The economy continues to grow strongly and on a broad basis. At the same time, we can see that the momentum is faltering. The monetary policy has become noticeably more restrictive. Bank of Japan recently announced that it was internally pondering exit scenarios for its asset purchase programme. The ECB is expected to terminate its programme within the coming twelve months. Federal Reserve, Bank of England, and Bank of Canada will soon raise their interest rates further.
On 3 April, we held our monthly Investment Committee meeting. Only three weeks after the previous one – three weeks that were tightly packed with issues, as we can see in the performance data of the most important asset classes. Equities and high-yield bonds have lost value, whereas Eurozone government bonds and emerging markets bonds have recorded gains. An upside-down scenario, compared to previous months.
On 14 March our Investment Committee met, and as always, we started out on a discussion of our risk stance, i.e. our risk assessment. From my point of view, four findings of the discussion are worth bringing up here:
Fears of rising interest rates are back. Was the recent 9% correction in global equities just a market blip, amplified by technical factors related to the trading of volatility products? Or something more serious – a regime shift signalling the end of the equity bull market as many have argued?
„If you’re going through hell, keep going!”
Sir Winston Spencer Churchill
The year 2018 had started on such a promising note – is what we all were thinking. But at the beginning of February, the market taught us a lesson. As a result, the discussions at our first Investment Committee of the year at the beginning of February were interesting ones.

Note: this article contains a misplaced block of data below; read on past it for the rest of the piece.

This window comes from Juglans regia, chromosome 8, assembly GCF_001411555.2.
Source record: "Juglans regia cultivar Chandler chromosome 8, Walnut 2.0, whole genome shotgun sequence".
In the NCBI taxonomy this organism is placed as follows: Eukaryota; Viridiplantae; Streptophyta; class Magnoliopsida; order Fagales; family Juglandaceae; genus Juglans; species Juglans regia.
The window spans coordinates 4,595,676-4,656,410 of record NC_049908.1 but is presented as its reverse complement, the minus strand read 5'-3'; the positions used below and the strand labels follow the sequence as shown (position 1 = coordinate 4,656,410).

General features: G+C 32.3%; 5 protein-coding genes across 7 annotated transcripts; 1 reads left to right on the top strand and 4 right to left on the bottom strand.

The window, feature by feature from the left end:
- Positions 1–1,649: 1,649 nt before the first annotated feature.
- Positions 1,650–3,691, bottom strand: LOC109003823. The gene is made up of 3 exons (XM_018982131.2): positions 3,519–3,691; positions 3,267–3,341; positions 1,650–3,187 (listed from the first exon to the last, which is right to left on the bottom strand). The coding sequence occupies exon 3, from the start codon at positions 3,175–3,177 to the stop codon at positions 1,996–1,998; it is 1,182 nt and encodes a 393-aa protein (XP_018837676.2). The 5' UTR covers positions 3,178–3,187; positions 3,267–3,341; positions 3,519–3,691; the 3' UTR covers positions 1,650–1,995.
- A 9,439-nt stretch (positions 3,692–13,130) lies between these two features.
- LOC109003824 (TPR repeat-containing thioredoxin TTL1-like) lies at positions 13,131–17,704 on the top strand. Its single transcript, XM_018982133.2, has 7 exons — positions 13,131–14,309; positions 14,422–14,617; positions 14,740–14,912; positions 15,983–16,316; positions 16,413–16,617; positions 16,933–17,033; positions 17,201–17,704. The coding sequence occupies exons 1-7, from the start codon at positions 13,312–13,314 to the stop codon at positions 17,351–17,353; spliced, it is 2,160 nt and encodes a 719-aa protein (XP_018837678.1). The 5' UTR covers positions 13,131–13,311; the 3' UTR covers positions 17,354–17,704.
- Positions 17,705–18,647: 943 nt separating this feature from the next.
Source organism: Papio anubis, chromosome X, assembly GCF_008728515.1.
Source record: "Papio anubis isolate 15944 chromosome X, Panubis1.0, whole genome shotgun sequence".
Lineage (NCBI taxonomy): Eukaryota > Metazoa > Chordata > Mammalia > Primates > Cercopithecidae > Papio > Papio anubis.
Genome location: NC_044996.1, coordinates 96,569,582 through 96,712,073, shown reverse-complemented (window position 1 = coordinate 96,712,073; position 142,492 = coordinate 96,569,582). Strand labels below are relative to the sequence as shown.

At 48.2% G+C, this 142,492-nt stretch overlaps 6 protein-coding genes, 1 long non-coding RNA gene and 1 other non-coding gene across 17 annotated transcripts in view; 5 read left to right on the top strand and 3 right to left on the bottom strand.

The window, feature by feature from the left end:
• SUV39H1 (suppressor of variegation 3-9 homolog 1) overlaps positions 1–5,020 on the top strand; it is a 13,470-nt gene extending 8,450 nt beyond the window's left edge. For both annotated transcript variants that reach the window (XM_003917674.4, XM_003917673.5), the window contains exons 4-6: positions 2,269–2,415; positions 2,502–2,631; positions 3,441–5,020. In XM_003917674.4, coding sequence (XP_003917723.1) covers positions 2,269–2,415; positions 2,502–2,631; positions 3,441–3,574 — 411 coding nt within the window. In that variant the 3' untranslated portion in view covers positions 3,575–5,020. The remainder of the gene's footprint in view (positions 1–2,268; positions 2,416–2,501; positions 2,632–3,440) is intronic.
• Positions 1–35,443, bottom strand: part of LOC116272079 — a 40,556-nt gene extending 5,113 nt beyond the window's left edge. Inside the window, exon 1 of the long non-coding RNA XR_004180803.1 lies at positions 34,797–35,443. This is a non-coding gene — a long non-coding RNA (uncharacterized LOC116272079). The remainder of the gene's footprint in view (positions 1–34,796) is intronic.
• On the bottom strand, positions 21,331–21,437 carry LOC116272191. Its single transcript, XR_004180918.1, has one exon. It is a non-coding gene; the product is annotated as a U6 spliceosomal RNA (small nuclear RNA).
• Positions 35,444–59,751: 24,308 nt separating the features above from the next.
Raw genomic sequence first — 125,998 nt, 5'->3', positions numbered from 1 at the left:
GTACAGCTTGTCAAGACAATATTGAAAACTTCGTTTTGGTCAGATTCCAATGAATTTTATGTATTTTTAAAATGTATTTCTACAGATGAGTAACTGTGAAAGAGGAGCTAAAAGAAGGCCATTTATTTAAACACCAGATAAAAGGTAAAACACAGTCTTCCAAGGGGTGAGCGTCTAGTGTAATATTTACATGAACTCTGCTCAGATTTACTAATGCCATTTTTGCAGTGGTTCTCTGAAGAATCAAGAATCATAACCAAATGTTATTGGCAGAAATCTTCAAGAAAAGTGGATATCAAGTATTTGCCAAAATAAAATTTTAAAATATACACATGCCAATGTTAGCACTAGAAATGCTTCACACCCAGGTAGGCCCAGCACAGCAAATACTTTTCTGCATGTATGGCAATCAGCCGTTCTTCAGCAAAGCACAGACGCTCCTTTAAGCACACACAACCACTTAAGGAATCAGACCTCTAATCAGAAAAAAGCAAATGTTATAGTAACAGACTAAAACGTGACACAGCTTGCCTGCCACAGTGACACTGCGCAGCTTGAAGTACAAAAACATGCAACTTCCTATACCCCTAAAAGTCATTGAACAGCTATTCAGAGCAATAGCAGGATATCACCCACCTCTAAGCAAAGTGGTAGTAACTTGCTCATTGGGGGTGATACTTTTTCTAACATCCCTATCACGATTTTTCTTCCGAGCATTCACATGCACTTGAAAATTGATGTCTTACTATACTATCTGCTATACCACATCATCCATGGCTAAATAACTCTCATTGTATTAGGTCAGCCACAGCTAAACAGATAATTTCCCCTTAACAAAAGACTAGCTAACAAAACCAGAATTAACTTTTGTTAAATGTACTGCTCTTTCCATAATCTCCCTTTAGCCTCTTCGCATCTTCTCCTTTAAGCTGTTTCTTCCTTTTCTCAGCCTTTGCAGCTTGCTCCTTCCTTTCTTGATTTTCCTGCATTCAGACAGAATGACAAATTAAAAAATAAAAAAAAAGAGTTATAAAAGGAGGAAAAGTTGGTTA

Equity indices have undergone a global correction in the past days. The Dow Jones index has shed more than 10% from its January high. What is the macro-economic reason for the correction?
Author: Christin Bahr, Product Management Securities Erste Group
In the context of record lows of money market rates and low government bond yields, high-yield bonds remain in demand. In view of the already very low spreads it may be worthwhile having a closer look at this bond segment.
2017 is drawing to an end, and the bottom line is positive. The outcome is significantly better than we had expected. Since the financial crisis in 2008, the global economy has never expanded more quickly and especially concertedly than in 2017. Also, inflation has surprised on the downside, falling short yet again of the expectations held by central banks and analysts.
Author: Felix Dornaus, Senior Fundmanager
The Trump administration should be keeping the financial markets on their toes in the coming weeks. Yet again, the issue is the government debt which will soon reach its statutory maximum.
The IFO business climate index calculated by the Munich-based IFO Institute is regarded as the most important German economic indicator. At 115.1, the value released for June last week was the highest since the launch in January 1991. It was also clearly above the value that had been expected by the financial analysts on average. The signs for substantial economic growth in Germany seem favourable.